I was fork-deep into my second piece of carrot cake and a few sips into my cabernet. I deserve this indulgence I thought, the buttercream icing caressing my throat. Sitting in the room full of like-minded folks—all enjoying the poem readings and banjo playing—I felt like I’d slipped into my well-worn front porch swing.
I contemplated the messages presented in the entertainment, stories of laughter and pain, stories of summer dreams and midnight redemption, stories of rising above life circumstances and sinking below them, and I wondered why I felt I had to earn my evening out.
Why did I need to tell myself a story even as I was listening to the artists share theirs? Why did I need to justify my sublime experience by “deserving” it? If so, what was it I’d done to deserve my wine and cake and a friendship that is sweeter than either?
I had no answer to these questions which is more and more often my response to such deep self-inquiry, but I also intrinsically knew the answer. I was no more deserving of this night than anyone else in the room and no more privileged to be a part of it than those who were not in attendance.
My choices had led me here and not just the obvious choice to walk through the doors to the event, but choices I’ve made for several years that include taking time to enjoy shindigs that add a layer of fat on my bones for the lean days—the bittersweet days when I can glean much needed nourishment from memories of such social interactions with truly hospitable humans. Choices that included carefully choosing the people I spent time with and invite into my inner circle—people who I feel enjoy being with me even on my worse and least “deserving” of days—people who need no proof of my worthiness in order to be my friend.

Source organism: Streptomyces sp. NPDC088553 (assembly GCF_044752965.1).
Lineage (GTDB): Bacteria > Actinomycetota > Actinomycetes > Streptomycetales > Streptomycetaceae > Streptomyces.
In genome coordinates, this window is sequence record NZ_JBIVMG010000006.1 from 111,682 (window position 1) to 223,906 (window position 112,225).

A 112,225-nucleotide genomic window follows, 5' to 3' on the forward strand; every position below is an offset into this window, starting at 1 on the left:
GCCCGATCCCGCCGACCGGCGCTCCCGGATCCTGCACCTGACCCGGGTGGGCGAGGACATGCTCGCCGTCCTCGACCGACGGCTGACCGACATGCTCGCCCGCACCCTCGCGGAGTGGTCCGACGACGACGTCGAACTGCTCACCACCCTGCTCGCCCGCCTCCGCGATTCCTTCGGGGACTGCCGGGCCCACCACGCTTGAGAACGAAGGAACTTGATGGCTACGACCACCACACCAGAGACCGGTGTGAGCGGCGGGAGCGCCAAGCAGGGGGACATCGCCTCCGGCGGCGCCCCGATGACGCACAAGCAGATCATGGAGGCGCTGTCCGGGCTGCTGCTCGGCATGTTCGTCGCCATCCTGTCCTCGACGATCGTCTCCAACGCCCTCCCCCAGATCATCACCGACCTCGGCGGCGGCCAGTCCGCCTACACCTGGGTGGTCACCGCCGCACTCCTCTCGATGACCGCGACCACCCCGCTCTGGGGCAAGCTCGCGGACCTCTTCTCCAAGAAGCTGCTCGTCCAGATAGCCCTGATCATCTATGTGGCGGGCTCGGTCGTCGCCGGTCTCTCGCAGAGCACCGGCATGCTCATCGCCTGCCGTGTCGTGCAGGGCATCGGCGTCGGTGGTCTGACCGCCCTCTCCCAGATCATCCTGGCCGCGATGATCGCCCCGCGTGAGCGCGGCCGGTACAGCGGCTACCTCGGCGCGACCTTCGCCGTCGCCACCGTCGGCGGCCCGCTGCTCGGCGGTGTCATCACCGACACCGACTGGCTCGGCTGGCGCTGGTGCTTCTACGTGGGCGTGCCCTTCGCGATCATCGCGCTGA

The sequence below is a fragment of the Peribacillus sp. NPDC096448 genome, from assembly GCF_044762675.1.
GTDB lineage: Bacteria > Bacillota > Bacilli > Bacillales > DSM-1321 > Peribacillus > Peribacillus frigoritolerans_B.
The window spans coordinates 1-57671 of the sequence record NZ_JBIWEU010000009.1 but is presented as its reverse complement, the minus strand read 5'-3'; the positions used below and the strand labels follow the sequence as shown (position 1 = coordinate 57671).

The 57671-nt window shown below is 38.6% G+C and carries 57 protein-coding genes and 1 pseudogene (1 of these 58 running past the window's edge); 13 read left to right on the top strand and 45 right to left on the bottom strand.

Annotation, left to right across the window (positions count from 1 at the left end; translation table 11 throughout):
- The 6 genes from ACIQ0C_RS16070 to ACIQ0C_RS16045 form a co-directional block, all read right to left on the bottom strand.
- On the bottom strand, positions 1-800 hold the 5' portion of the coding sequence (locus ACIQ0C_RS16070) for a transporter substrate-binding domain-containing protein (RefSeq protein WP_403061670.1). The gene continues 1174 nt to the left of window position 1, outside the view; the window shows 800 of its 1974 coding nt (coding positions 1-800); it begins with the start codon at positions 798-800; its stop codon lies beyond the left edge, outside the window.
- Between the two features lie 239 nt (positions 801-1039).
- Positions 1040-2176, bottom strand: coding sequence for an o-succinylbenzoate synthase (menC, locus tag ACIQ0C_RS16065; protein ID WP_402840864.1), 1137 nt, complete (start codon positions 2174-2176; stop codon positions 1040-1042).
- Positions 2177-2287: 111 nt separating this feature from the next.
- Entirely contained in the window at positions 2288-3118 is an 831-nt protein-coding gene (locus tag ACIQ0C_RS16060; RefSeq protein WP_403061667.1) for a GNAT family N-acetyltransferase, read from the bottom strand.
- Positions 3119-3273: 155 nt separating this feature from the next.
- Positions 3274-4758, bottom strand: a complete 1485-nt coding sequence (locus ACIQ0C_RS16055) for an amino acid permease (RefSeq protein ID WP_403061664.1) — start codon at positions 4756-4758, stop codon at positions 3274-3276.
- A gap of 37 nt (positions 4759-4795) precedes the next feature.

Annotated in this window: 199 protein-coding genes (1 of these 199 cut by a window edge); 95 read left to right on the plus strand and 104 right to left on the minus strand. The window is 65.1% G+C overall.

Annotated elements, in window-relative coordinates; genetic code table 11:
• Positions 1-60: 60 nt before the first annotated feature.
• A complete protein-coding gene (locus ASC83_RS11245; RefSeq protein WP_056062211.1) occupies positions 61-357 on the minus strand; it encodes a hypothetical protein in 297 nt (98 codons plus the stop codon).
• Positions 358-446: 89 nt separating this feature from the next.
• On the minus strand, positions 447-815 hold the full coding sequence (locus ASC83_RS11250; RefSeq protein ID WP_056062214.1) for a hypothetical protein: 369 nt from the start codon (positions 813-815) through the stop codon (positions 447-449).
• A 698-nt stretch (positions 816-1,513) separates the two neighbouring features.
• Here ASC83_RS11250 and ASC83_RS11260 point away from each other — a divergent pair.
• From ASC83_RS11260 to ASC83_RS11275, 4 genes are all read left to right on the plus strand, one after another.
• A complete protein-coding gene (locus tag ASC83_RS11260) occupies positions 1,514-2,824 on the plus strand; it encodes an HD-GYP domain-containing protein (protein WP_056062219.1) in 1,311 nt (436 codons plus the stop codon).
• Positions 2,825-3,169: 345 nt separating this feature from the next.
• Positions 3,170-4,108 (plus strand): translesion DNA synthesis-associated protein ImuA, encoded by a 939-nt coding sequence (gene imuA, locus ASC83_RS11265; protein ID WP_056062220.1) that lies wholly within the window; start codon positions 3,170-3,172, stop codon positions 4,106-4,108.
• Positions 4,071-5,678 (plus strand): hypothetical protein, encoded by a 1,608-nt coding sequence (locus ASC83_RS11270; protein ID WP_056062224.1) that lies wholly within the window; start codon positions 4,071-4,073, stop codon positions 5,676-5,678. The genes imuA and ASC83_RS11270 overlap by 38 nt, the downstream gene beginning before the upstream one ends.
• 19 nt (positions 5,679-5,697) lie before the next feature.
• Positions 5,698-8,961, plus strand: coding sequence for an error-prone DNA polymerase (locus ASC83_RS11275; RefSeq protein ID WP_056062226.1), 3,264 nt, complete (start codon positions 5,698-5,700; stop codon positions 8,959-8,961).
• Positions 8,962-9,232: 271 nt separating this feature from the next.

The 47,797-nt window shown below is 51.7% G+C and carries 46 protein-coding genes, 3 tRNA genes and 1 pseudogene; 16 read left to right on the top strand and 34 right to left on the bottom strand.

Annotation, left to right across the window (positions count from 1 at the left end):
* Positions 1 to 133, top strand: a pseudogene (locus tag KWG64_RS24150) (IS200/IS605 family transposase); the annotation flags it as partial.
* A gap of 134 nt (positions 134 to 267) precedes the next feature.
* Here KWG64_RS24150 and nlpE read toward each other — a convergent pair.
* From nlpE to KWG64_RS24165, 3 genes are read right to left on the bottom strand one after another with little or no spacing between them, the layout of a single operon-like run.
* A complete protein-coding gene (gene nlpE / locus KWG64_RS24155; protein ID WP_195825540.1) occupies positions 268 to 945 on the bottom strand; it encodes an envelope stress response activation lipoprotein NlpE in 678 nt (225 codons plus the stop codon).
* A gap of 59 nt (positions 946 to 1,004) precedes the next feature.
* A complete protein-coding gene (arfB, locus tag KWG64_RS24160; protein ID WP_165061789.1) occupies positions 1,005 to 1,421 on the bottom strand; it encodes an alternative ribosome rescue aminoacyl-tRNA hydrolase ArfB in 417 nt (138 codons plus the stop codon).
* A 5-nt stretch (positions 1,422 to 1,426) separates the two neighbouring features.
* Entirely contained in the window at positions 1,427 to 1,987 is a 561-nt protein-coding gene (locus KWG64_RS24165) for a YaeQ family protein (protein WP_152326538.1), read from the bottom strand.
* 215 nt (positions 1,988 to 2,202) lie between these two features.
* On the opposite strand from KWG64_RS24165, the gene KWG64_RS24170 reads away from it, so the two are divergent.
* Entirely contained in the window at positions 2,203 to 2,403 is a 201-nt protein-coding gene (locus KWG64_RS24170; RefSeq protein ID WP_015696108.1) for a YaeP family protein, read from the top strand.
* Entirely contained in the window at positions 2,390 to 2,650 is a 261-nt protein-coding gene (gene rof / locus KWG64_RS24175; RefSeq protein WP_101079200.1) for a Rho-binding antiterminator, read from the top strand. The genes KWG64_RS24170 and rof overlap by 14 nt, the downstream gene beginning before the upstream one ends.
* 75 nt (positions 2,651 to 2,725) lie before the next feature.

From festivals and fairs, dances and solstice celebrations to art walks and small talk, I am enjoying the sweetness of summertime even when a carrot cake is nowhere in sight. Even on the leanest, loneliest of nights, I have a reserve of more than wine to keep me warm—I have a reservoir of love deep inside me that fuels my passion for living and energizes me to keep creating my world and filling it with love.
After the last bite of carrot cake, my friend and I headed to Wonder Woman, and to no surprise the Goddess’s message was loud and clear—all of mankind doesn’t need to deserve to be saved in order for her to love and protect the fraction that is helpless. Wonder Woman felt one person could make a difference—and she did. She made the world a brighter, safer place, one heartfelt battle at a time.
I don’t have a set of kick-ass bracelets to use against the enemies of light and love, but I do have a presence inside that sustains me in the lean times. I have a patchwork quilt of stories and memories that comforts me and remind me of the friendships I’ve forged as I’ve sought to find my own kind of power.
Feasting on leftovers of love and joy when my pantry is empty inspires me to be brave. I’d much rather thrive on these self-sustaining energies than on the rations from a hollow chicken.
Michele Zirkle Marcum is a native of Meigs County, author of “Rain No Evil” and host of Life Speaks on AIR radio. Access more at soundcloud.com\lifespeaks.
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